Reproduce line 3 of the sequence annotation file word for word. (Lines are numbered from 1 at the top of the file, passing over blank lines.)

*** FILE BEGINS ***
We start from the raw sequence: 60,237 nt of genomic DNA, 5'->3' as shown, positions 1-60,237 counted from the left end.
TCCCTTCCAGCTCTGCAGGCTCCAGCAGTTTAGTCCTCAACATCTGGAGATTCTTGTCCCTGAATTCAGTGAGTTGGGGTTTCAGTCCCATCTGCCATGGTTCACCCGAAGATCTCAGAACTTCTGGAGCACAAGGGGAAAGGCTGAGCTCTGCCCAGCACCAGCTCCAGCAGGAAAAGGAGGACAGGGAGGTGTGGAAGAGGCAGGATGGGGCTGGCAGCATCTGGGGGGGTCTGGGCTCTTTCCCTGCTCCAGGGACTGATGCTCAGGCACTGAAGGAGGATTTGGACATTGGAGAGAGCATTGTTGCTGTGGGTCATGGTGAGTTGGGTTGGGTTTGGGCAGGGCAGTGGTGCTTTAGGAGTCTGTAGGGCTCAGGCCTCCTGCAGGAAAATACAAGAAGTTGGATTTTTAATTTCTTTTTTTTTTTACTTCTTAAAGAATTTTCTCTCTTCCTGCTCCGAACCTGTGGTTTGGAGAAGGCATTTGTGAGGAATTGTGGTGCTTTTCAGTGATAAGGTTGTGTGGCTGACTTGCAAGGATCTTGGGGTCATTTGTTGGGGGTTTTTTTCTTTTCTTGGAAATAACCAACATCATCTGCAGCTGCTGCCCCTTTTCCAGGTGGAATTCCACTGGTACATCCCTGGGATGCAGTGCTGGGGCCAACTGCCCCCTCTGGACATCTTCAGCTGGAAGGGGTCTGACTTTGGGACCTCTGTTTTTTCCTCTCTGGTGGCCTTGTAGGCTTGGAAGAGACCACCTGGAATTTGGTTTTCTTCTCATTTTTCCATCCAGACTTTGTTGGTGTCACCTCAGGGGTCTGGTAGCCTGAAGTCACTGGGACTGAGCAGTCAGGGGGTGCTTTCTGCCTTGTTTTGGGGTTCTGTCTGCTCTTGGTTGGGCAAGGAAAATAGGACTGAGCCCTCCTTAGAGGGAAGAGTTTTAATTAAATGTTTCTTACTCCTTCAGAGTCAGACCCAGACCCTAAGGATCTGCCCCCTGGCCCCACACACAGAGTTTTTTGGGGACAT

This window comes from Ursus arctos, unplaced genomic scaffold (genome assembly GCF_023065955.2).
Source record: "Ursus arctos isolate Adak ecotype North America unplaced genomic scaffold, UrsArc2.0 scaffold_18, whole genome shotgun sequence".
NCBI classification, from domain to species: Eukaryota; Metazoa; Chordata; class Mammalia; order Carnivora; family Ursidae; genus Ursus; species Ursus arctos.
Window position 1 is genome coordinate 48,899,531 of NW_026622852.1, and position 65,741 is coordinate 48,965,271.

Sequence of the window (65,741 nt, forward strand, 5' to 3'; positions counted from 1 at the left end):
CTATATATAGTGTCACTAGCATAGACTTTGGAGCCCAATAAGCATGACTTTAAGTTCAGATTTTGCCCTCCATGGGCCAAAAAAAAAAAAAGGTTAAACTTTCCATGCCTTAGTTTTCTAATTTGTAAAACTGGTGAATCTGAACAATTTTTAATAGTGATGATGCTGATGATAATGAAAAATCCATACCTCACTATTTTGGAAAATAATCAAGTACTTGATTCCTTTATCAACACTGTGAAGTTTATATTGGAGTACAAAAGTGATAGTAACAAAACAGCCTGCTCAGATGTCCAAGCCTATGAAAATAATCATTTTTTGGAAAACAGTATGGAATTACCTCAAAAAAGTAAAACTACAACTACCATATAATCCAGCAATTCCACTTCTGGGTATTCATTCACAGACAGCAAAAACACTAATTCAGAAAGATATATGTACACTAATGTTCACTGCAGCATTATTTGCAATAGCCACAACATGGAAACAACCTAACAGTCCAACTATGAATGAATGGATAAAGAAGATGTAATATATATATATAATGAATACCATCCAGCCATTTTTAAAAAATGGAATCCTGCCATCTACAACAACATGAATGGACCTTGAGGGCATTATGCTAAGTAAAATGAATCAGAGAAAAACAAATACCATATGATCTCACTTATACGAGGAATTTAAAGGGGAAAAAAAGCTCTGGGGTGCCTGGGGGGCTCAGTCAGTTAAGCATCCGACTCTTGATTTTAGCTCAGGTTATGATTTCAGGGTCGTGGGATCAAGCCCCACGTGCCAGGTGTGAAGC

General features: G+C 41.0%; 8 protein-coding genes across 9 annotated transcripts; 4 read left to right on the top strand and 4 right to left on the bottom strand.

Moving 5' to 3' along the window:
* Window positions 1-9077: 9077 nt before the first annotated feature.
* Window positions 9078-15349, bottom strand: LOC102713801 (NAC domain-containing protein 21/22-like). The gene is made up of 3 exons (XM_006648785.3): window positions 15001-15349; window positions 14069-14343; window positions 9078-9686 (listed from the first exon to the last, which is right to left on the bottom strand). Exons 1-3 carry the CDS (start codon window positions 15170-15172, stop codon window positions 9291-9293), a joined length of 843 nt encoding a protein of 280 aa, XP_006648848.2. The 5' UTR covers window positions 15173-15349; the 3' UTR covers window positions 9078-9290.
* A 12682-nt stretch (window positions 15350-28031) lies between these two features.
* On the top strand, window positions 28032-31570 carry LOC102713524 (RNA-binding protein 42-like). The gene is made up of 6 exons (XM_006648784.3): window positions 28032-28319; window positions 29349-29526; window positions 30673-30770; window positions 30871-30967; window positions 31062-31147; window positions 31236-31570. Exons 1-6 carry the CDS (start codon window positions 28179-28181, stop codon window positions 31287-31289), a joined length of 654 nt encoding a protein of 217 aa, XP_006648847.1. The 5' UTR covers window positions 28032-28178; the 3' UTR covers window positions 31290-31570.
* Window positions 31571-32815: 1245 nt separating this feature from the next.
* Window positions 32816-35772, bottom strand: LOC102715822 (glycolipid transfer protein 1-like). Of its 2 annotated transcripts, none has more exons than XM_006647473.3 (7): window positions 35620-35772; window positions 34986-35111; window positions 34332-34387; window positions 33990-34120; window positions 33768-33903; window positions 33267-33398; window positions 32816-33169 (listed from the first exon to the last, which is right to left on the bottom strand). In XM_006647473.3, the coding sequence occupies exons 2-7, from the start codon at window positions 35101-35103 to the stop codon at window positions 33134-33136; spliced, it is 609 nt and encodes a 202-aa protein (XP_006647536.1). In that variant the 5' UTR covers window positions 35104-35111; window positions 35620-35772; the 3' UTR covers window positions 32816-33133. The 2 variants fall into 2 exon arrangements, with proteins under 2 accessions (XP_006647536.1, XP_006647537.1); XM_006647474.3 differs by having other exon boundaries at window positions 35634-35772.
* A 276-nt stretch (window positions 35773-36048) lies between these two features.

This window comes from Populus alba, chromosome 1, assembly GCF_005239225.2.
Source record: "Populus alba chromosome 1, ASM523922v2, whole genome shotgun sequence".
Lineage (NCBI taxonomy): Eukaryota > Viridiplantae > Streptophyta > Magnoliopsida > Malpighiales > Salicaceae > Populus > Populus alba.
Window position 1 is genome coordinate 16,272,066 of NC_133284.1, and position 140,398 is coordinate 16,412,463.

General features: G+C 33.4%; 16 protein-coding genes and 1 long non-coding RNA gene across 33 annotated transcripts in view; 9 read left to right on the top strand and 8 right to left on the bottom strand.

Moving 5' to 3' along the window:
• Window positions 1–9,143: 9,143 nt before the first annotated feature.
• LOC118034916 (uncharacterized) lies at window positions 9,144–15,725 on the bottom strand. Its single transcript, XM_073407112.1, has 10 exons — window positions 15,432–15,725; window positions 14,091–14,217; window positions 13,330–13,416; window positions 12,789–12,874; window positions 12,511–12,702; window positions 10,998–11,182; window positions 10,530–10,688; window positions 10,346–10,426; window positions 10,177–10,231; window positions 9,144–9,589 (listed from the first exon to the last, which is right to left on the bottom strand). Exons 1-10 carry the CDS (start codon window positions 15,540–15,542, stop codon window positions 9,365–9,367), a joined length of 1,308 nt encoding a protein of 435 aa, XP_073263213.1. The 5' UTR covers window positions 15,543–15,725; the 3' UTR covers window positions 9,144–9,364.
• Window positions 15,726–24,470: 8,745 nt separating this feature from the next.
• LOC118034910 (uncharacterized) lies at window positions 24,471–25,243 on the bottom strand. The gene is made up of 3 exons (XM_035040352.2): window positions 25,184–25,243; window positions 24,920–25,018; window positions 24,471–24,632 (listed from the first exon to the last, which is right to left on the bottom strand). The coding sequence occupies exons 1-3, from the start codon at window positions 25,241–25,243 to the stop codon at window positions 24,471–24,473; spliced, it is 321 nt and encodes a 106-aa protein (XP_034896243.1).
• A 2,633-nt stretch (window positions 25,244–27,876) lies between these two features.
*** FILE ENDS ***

This window comes from Ursus arctos, unplaced genomic scaffold (genome assembly GCF_023065955.2).